Airline Stocks (and Airfares) Ready for Takeoff

 

Many domestic airlines saw their stock prices begin to rise late Friday after a turbulent first half of the year, according to a report by the Associated Press—a trend that has continued thus far into this week.

This news may end up being costly to passengers, however, as the rally began after several of the airlines started hiking their airfares. Delta tacked on $2 each way to many of their domestic routes, and those tracking ticket prices on Southwest saw a $5 hike on several flights. JetBlue and other U.S. based airlines have also raised ticket prices, typically between $1 and $4 each way. There’s no current indication as to whether further price bumps to other routes are in the works.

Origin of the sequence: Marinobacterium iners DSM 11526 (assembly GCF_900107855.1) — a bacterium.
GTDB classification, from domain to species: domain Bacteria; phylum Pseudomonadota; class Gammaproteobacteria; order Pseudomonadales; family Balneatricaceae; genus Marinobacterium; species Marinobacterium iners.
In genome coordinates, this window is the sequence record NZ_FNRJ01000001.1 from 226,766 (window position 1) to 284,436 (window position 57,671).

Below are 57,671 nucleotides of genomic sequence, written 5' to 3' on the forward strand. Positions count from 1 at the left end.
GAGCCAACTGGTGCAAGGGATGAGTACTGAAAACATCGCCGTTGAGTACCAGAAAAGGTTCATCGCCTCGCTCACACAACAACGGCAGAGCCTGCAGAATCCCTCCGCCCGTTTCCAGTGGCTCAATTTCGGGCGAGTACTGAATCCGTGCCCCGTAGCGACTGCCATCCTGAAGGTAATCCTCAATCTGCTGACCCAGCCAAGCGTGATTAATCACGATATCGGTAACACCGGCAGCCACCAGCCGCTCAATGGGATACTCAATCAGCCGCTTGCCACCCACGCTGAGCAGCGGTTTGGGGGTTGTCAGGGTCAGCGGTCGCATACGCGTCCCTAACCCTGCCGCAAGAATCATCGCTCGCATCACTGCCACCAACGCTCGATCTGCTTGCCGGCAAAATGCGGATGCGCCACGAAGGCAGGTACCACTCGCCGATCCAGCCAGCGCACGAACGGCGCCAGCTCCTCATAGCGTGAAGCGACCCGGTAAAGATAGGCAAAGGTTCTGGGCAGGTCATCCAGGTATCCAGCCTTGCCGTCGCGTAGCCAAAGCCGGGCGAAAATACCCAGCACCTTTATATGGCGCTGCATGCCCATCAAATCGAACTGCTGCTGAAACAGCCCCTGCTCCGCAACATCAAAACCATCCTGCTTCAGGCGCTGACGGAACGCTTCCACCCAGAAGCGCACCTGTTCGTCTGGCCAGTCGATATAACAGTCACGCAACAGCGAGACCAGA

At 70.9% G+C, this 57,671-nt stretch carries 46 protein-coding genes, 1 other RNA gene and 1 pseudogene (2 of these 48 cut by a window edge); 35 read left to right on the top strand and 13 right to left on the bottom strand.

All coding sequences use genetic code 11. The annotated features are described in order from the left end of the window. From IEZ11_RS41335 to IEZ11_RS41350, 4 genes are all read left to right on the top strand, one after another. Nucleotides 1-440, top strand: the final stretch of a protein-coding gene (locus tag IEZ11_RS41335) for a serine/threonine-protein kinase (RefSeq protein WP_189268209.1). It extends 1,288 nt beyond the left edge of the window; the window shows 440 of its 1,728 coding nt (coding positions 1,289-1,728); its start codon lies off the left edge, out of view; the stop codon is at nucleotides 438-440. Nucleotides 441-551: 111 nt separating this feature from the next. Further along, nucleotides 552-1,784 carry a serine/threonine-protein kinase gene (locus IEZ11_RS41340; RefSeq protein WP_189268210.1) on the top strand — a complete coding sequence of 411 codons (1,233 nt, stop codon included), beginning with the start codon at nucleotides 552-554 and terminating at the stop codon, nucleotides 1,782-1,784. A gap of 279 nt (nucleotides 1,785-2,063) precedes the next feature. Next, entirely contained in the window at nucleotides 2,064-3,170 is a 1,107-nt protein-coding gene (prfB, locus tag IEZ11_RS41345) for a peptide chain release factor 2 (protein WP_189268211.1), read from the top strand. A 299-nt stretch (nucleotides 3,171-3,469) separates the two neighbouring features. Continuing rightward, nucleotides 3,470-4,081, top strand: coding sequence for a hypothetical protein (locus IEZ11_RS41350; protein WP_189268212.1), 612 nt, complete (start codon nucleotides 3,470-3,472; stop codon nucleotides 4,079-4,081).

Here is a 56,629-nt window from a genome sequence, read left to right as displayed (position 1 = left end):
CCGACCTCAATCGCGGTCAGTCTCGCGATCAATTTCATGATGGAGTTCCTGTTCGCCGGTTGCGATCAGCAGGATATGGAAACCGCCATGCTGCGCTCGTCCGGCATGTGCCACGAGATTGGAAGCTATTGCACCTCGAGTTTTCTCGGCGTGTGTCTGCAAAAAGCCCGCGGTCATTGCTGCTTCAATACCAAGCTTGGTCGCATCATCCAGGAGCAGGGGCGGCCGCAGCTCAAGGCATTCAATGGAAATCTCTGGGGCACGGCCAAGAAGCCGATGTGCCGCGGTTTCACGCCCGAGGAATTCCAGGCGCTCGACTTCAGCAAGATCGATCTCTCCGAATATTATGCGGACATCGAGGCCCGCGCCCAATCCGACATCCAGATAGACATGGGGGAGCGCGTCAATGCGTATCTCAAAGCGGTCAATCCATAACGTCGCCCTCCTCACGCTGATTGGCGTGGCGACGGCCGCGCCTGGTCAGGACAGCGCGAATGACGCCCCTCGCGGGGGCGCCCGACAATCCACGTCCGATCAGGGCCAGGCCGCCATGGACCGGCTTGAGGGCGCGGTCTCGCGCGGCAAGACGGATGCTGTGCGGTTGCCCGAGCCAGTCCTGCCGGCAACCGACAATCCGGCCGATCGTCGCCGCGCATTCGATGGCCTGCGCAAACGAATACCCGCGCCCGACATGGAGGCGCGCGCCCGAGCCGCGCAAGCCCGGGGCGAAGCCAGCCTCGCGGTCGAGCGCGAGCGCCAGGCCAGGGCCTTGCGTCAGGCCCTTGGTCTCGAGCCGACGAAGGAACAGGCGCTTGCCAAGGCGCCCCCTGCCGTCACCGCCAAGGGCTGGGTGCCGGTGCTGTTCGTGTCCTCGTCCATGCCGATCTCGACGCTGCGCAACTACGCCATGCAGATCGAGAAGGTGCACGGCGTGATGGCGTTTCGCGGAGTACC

The increases spurred stocks to rise for Delta (DAL), United (UAL), Southwest (LUV), JetBlue (JBLU) and American Airlines (AAL) between 2.6 and 4.4 percent, and have continued to go up between 1.5 and 3 percent since trading opened Monday morning. Since the beginning of 2015, stock prices for airlines had been down 9 percent, according to the Arca index. Domestic airlines had been down between 16 and 25 percent since start of the year.

This came just as oil prices fell more than $1 per barrel, which could translate into lower fuel prices for the airlines. Passengers aren’t able to take advantage of the potential savings, as airlines are known to base their airfares on demand rather than operating costs.

This could be just the beginning of the rise of stocks (and airfares), as Barron’s reported on Saturday that airline stocks could go up as much as 50 percent over the course of the year.

Airlines made the move to increase airfares after stock prices dipped in May. Just a month ago, there was a selloff of U.S. airline stocks, as many announced expanded capacities, which investors feared would lead to decreases in ticket prices and profit margins.